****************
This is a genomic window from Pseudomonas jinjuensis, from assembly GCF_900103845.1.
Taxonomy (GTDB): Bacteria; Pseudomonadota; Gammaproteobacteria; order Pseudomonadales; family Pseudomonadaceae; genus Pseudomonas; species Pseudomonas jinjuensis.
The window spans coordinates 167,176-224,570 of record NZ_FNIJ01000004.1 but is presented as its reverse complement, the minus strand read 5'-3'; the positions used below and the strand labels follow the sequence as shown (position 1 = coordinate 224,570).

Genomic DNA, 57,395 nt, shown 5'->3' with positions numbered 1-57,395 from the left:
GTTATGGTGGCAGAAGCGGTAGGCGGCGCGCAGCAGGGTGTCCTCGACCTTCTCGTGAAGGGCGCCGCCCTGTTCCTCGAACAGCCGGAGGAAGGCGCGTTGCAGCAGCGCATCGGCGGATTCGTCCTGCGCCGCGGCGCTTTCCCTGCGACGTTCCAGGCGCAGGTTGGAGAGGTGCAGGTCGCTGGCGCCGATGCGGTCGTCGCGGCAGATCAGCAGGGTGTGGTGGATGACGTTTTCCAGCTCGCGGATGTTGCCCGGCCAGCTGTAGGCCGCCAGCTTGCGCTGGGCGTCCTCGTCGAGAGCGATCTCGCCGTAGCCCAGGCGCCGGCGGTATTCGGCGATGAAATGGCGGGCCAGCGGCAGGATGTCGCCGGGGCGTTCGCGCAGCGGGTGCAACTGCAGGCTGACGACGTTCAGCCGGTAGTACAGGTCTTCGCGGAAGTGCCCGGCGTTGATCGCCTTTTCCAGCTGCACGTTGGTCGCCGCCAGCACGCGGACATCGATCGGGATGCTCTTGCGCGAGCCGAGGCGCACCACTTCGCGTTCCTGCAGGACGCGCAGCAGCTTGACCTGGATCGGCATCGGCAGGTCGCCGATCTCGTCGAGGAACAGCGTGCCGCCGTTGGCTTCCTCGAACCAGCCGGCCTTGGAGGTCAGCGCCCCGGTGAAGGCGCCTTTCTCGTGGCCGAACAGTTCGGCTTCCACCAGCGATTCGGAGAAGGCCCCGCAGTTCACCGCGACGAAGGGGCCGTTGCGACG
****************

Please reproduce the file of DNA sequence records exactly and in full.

This is a genomic window from Pseudomonas jinjuensis, from assembly GCF_900103845.1.
Taxonomy (GTDB): Bacteria; Pseudomonadota; Gammaproteobacteria; order Pseudomonadales; family Pseudomonadaceae; genus Pseudomonas; species Pseudomonas jinjuensis.
The window spans coordinates 167,176-224,570 of record NZ_FNIJ01000004.1 but is presented as its reverse complement, the minus strand read 5'-3'; the positions used below and the strand labels follow the sequence as shown (position 1 = coordinate 224,570).

Genomic DNA, 57,395 nt, shown 5'->3' with positions numbered 1-57,395 from the left:
GTTATGGTGGCAGAAGCGGTAGGCGGCGCGCAGCAGGGTGTCCTCGACCTTCTCGTGAAGGGCGCCGCCCTGTTCCTCGAACAGCCGGAGGAAGGCGCGTTGCAGCAGCGCATCGGCGGATTCGTCCTGCGCCGCGGCGCTTTCCCTGCGACGTTCCAGGCGCAGGTTGGAGAGGTGCAGGTCGCTGGCGCCGATGCGGTCGTCGCGGCAGATCAGCAGGGTGTGGTGGATGACGTTTTCCAGCTCGCGGATGTTGCCCGGCCAGCTGTAGGCCGCCAGCTTGCGCTGGGCGTCCTCGTCGAGAGCGATCTCGCCGTAGCCCAGGCGCCGGCGGTATTCGGCGATGAAATGGCGGGCCAGCGGCAGGATGTCGCCGGGGCGTTCGCGCAGCGGGTGCAACTGCAGGCTGACGACGTTCAGCCGGTAGTACAGGTCTTCGCGGAAGTGCCCGGCGTTGATCGCCTTTTCCAGCTGCACGTTGGTCGCCGCCAGCACGCGGACATCGATCGGGATGCTCTTGCGCGAGCCGAGGCGCACCACTTCGCGTTCCTGCAGGACGCGCAGCAGCTTGACCTGGATCGGCATCGGCAGGTCGCCGATCTCGTCGAGGAACAGCGTGCCGCCGTTGGCTTCCTCGAACCAGCCGGCCTTGGAGGTCAGCGCCCCGGTGAAGGCGCCTTTCTCGTGGCCGAACAGTTCGGCTTCCACCAGCGATTCGGAGAAGGCCCCGCAGTTCACCGCGACGAAGGGGCCGTTGCGACG